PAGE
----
China’s real estate market on the brink: not a Lehman moment but an economic threat


Just weeks after investors faced a crackdown on major tech companies in China, they are now reading a possible default from the country’s largest real estate developer, Evergrande. The company is $ 300 billion in assets and the Chinese real estate market has weakened due to measures taken a year ago by the Chinese government to curb soaring house prices. These measures contributed to a 21% drop in home sales by developers in August over a year ago.

According to a TBEN Business report, Ed Yardeni raised the specter that a collapse of Evergrande could have “systemic risks comparable to the impact of the demise of Lehman Brothers on the US stock market.” However, other economists have played down the likelihood of global contagion, and U.S. investors seem to agree as the fallout outside of China has been limited so far.

My own opinion is that a liquidation of the Chinese real estate market would not play out in the same way as the collapse of the US real estate market in 2007-2009. However, this would have major repercussions on the Chinese economy. The reason: real estate accounted for two-thirds of Chinese household assets in 2019, compared to about a quarter for US households (see Figure 1). Additionally, the latest estimate for China is higher today at 78% due to rapid price appreciation over the past two years.

Figure 1. Household wealth by asset type, China vs United States

Source: JPMorgan Asset Management: Guide to China, July 31, 2021

An Evergrande default would differ from the Lehman Brothers collapse in two key ways. First, China’s financial system is under extensive government control, and the government has a habit of acting to calm the boom in real estate markets, and then relax policies when economic growth is threatened. Although the government has so far refrained from saving Evergrande, it has the capacity to prevent a total collapse. By comparison, the US government had no prior experience with bailouting the housing market before the 2008 crisis and was reluctant to bail out Lehman.

Second, the fallout from an Evergrande default would take much longer to resolve. With US markets heavily securitized, asset values ​​fell as US money market funds experienced large cash outflows. By comparison, bank loans to Chinese real estate developers are not negotiable instruments, and arbitrations are subject to complex negotiations and regulatory oversight that can take years to resolve.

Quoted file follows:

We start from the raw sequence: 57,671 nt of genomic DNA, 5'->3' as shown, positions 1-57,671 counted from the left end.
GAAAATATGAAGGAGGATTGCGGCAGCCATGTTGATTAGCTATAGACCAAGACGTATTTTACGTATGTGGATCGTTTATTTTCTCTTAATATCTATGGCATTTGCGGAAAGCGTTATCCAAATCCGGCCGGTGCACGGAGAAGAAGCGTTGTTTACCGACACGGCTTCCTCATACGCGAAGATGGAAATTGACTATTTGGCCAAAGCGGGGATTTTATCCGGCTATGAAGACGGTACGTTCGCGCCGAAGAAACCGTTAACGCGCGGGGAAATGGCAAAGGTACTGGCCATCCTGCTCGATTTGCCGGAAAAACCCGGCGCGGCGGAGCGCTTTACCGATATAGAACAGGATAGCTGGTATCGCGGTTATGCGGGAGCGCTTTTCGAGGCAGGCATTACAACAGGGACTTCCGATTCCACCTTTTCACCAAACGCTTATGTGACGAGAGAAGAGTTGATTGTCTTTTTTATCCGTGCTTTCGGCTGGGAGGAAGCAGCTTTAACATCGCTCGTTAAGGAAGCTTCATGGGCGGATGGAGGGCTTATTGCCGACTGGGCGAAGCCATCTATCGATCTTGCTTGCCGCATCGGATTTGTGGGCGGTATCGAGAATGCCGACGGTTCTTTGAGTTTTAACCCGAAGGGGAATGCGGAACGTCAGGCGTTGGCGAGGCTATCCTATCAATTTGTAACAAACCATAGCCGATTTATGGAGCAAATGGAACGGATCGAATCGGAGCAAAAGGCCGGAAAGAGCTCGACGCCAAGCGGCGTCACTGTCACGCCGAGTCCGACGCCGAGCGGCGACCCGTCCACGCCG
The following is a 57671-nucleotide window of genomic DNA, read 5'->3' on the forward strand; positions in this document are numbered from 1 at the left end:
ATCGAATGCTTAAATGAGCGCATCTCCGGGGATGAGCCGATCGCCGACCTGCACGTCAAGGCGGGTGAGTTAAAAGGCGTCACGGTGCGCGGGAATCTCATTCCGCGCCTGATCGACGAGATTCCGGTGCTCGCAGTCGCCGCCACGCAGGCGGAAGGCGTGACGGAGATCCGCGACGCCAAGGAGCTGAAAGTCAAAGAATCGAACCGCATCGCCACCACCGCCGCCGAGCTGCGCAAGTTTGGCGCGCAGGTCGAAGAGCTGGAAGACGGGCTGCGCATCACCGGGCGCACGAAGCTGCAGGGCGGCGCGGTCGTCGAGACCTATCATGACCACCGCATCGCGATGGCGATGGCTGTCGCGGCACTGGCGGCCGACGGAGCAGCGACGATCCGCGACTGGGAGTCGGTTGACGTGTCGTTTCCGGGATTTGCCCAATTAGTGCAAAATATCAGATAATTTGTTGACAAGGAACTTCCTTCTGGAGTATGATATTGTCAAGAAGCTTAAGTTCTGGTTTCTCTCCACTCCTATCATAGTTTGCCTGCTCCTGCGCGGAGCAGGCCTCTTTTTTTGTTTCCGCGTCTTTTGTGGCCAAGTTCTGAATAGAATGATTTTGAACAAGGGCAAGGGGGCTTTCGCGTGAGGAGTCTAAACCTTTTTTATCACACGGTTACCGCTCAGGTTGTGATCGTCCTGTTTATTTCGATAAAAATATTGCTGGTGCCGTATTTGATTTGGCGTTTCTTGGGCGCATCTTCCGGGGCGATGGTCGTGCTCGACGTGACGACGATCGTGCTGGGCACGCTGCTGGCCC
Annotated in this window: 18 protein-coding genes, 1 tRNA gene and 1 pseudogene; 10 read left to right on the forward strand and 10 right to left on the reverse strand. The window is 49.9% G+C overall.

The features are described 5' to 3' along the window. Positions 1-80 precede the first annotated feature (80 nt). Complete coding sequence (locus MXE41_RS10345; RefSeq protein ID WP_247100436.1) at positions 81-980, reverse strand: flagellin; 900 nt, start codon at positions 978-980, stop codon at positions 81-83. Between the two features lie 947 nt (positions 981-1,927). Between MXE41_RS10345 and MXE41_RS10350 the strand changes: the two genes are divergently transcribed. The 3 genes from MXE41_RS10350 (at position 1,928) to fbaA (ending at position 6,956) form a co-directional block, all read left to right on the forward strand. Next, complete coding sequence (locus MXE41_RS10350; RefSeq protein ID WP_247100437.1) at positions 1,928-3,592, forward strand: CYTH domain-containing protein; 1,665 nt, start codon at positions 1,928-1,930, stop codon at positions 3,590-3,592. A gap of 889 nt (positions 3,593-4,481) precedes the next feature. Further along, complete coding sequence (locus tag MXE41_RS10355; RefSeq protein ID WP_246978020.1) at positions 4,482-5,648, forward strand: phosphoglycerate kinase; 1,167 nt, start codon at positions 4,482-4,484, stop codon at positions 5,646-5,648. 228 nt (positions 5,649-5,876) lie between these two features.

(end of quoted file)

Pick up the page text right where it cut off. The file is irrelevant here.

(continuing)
This does not mean that China is off the hook over a housing bubble. When Chinese authorities began cracking down on real estate developers a year ago, Goldman Sachs estimated that the total value of Chinese developers’ homes and inventories reached $ 52 trillion, far exceeding that of the United States. In addition, around 20% of apartments in circulation are estimated to be unoccupied, which indicates the degree of real estate speculation.

One of the big unknowns today is how many real estate developers and lenders in China will need to be rescued. As the Wall Street Journal editorial board argues, Evergrande could become the biggest victim of the Chinese real estate bubble, but will not be the last. In addition, some areas are poorly regulated such as wealth management products which are backed by Evergrande and other developers.

A report by Xie Yu of the Wall Street Journal indicates how widespread the problems have become. Measures taken by regulators last year included capping banks’ exposures to real estate in both developer loans and mortgages, as well as overhauling land auctions and in some cities introducing controls. prices on home sales. Meanwhile, developer profit margins have started to squeeze, and by mid-August developers defaulted on $ 6.2 billion in high-yield debt this year, more than the decade before. In response, Moody’s Investors Service recently downgraded its outlook for the sector to negative.

spillover effects on other sectors were limited. One reason is that China resisted the Covid-19 pandemic reasonably well initially, although economic activity has recently slowed due to epidemics in parts of the country. A recent Reuters survey of 10 analysts and economists showed they were still bullish on property values: while their house price appreciation projections for this year were lowered to 3.5% from 5 % previously, they still expect a 5% recovery next year. But that assumes that the government will act in a timely manner to prevent a collapse in the housing market.

The outcome ultimately depends on the reaction of Chinese households if property values ​​begin to fall. The main risk is that China faces a loss of household confidence at a time when business confidence is shaken due to the government’s crackdown on tech companies and other private companies. This combination could lead to a growth recession of 3-4% next year, or even an outright recession.

Finally, it raises the question of whether a collapse in the Chinese real estate market could spill over to other parts of the world. The main reason to believe that it will not spread is that the involvement of foreign investors in the Chinese real estate market and financial system is low. By comparison, foreign investors were heavily involved in mortgage-backed securities issued by US institutions.

That said, given the importance of the Chinese economy to the global economy and international trade, a slowdown would have ripple effects on China’s major trading partners in Asia, Europe and North America. For this reason, US investors should closely monitor developments in China.